Shed light on the epidemic of suicides
By Jim Pumarlo
High-profile deaths always grab headlines. Suicides especially draw attention as witnessed by the deaths of renowned fashion designer Kate Spade and chef Anthony Bourdain. The news was carried in big and small newspapers alike.
Yet when suicide strikes in our own communities, many newspapers ignore the news. It’s time that all newsrooms have a thoughtful conversation on how to report suicide in a sensitive and forthright manner.
Even newspapers that reject the idea of reporting suicides accept that some circumstances demand an exception. Many newspapers adopt a policy to report suicides only if they involve public officials or if they occur in public settings. The rising incidence of suicides, unfortunately, demands a broader approach. Suicide is in no uncertain terms an epidemic.
A recent report by the Centers for Disease Control and Prevention notes that suicide rates have increased in all but one state during the past two decades, with half of the states showing increases of more than 30 percent. Nearly 45,000 Americans age 10 or older died by suicide in 2016 – more than twice the number of homicides – making it the 10th-leading cause of death and one of three that is increasing. Among people ages 15 to 34, suicide was the second-leading cause of death in 2016. The rise in suicides in the United States crosses lines of age, gender, race and ethnicity.
There is no single approach, no right or wrong way to report suicides. Here are some things to consider when establishing guidelines:
- When do suicides warrant front-page coverage?
- How much detail should be included? Should the cause of death be identified?
- Should suicide ever be reported as the cause of death in an obituary vs. in a separate story?
- What steps can be taken to ensure timely reporting?
- Should certain words or phrases be avoided in the reports?
- Should suicide reports be accompanied with hotlines where others can turn for help?
As with the development of any news policy, it’s important to broaden the conversation beyond the newsroom. Identify and talk with those individuals who may have valuable perspectives. Health-care professionals should be near the top of your list. Talk as well with school counselors, mental health advocates, clergy, law enforcement personnel and medical response teams. Ask to speak at meetings of grief-support groups.
Many communities have formal grief-response teams that go into schools when a classmate has died. Connect with them, too. And don’t forget that your co-workers may be among the best resources. They and their families are community members, too.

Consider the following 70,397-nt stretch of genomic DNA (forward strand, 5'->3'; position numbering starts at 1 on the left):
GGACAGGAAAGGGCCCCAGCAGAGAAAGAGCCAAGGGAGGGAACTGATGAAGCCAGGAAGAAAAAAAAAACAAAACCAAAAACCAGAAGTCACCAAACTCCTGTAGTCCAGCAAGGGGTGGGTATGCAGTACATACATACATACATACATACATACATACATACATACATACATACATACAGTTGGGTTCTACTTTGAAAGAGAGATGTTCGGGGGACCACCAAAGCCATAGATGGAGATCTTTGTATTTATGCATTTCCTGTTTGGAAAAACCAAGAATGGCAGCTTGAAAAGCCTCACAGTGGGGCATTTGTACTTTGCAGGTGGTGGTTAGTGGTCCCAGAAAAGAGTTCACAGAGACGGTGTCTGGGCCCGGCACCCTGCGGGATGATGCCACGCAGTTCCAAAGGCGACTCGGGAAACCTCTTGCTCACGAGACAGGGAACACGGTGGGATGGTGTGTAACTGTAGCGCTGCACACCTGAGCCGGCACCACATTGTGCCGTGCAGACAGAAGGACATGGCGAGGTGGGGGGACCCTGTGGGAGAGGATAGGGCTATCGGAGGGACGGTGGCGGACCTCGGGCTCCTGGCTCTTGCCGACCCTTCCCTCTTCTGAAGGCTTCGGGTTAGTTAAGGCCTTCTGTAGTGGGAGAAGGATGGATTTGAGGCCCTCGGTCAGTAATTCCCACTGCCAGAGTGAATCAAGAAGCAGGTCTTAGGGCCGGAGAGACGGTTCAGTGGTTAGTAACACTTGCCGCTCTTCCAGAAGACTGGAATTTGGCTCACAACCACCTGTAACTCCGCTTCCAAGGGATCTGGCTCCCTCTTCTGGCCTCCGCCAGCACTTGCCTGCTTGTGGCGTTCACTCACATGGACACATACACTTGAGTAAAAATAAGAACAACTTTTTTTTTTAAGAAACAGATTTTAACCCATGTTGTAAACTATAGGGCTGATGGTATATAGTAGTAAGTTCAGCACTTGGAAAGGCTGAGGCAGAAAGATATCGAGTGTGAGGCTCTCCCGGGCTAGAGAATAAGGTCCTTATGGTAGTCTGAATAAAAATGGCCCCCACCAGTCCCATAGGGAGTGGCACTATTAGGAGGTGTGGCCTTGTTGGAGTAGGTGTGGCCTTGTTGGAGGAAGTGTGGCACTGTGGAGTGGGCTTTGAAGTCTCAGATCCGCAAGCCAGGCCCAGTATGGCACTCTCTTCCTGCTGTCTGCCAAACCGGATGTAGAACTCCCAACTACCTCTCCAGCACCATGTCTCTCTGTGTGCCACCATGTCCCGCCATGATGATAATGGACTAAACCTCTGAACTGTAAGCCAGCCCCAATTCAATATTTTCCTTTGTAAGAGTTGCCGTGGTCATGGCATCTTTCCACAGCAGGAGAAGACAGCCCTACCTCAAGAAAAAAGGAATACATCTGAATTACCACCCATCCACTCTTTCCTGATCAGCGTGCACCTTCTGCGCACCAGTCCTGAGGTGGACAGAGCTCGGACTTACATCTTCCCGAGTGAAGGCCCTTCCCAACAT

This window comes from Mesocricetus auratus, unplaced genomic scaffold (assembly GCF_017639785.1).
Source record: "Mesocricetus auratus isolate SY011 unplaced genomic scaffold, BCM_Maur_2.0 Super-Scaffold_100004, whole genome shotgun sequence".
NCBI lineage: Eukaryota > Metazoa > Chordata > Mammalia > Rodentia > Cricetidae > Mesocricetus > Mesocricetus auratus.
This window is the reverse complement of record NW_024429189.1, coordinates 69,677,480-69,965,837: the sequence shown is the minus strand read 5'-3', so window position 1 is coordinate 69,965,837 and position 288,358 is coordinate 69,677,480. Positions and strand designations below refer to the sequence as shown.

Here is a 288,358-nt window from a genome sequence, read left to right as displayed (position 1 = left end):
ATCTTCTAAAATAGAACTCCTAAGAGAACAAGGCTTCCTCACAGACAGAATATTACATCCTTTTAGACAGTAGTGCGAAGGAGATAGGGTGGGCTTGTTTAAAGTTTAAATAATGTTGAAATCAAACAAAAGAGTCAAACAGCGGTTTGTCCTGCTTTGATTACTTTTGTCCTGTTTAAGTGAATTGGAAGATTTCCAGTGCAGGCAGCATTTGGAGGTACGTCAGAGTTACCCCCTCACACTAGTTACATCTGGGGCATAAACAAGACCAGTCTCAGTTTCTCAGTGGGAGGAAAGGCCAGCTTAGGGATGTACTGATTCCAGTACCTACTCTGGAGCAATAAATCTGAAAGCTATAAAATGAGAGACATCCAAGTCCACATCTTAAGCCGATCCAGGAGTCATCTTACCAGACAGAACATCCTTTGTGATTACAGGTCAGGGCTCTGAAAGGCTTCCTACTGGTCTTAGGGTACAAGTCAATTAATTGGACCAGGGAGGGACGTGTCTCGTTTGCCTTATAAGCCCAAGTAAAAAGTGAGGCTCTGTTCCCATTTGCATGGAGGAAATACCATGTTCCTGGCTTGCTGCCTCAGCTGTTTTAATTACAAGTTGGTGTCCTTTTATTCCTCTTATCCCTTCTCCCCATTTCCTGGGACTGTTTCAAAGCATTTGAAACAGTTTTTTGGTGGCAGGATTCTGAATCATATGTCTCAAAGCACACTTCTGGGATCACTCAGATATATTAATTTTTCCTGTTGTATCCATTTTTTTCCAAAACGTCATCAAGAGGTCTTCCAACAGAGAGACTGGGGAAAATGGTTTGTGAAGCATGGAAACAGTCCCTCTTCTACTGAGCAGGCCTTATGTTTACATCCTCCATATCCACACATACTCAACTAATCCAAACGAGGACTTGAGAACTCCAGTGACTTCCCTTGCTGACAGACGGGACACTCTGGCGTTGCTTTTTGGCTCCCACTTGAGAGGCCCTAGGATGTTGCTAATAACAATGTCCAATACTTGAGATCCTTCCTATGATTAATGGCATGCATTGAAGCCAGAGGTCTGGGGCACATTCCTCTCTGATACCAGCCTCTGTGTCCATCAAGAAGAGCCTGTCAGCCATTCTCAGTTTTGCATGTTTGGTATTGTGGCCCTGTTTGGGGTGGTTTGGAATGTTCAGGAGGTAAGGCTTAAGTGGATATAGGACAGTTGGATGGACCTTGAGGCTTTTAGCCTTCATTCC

Newsrooms often become preoccupied with reporting a news event, then fall short on attention to follow-up stories. Suicides can present an excellent opportunity for stories that address the causes of suicide, namely depression.
These can be worthwhile and educational stories. But newspapers must consider the impact on victims’ families and friends. No matter how the stories are pursued and presented, personal tragedy is the springboard for the coverage. Follow-up stories, no matter how well intentioned, will put a family back in the spotlight.
Responsive and responsible newspapers can do a great deal to help communities work through tragedies, but coverage must be done with sensitivity. Don’t automatically reject the idea of approaching families of the deceased. During my tenure at Red Wing, we connected with one family whose son took his life four years after losing his brother in a car accident, never recovering from his loss. It resulted in a front-page story and a remarkable series of events that resulted in the insertion of curriculum in eighth-grade health class addressing depression and the signs of suicide.
The sensitivity of suicide almost makes the subject taboo in general conversation, and it brings a feeling of guilt or embarrassment to mention in an obituary. That is unfortunate, because suicide truly is an epidemic as the statistics underscore.
A first step to addressing suicide is to acknowledge and talk about suicide in our communities. Newspapers are in the perfect positon to start and guide that conversation.
Suicides are the kind of news that should be reported if community newspapers truly are to be the recorder of local events: a living history of our hometowns. They are necessary if community newspapers are to remain relevant and represent themselves as the source of local information.
Jim Pumarlo writes, speaks and provides training on community newsroom success strategies. He is author of “Journalism Primer: A Guide to Community News Coverage,” “Votes and Quotes: A Guide to Outstanding Election Coverage” and “Bad News and Good Judgment: A Guide to Reporting on Sensitive Issues in Small-Town Newspapers.” He can be reached at pumarlo.com and welcomes comments and questions.